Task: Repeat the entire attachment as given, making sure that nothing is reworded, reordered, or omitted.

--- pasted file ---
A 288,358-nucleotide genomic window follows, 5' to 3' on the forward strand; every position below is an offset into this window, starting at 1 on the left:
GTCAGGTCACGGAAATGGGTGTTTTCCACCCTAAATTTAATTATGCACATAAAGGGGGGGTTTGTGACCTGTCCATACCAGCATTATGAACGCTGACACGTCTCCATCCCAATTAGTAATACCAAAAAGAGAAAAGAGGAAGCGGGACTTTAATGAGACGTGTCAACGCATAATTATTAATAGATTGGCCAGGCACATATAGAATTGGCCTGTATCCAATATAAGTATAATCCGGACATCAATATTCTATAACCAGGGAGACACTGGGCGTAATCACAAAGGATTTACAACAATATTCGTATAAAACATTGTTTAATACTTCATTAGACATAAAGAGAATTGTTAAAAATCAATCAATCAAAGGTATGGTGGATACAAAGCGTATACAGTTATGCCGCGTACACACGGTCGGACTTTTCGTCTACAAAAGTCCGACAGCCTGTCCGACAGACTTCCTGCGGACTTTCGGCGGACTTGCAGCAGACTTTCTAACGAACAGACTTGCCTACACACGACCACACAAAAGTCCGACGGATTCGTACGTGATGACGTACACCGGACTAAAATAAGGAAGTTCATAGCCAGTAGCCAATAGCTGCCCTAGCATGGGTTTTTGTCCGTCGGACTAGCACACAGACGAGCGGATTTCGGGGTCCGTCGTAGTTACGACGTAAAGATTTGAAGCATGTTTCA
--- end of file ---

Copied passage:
A 288,358-nucleotide genomic window follows, 5' to 3' on the forward strand; every position below is an offset into this window, starting at 1 on the left:
GTCAGGTCACGGAAATGGGTGTTTTCCACCCTAAATTTAATTATGCACATAAAGGGGGGGTTTGTGACCTGTCCATACCAGCATTATGAACGCTGACACGTCTCCATCCCAATTAGTAATACCAAAAAGAGAAAAGAGGAAGCGGGACTTTAATGAGACGTGTCAACGCATAATTATTAATAGATTGGCCAGGCACATATAGAATTGGCCTGTATCCAATATAAGTATAATCCGGACATCAATATTCTATAACCAGGGAGACACTGGGCGTAATCACAAAGGATTTACAACAATATTCGTATAAAACATTGTTTAATACTTCATTAGACATAAAGAGAATTGTTAAAAATCAATCAATCAAAGGTATGGTGGATACAAAGCGTATACAGTTATGCCGCGTACACACGGTCGGACTTTTCGTCTACAAAAGTCCGACAGCCTGTCCGACAGACTTCCTGCGGACTTTCGGCGGACTTGCAGCAGACTTTCTAACGAACAGACTTGCCTACACACGACCACACAAAAGTCCGACGGATTCGTACGTGATGACGTACACCGGACTAAAATAAGGAAGTTCATAGCCAGTAGCCAATAGCTGCCCTAGCATGGGTTTTTGTCCGTCGGACTAGCACACAGACGAGCGGATTTCGGGGTCCGTCGTAGTTACGACGTAAAGATTTGAAGCATGTTTCA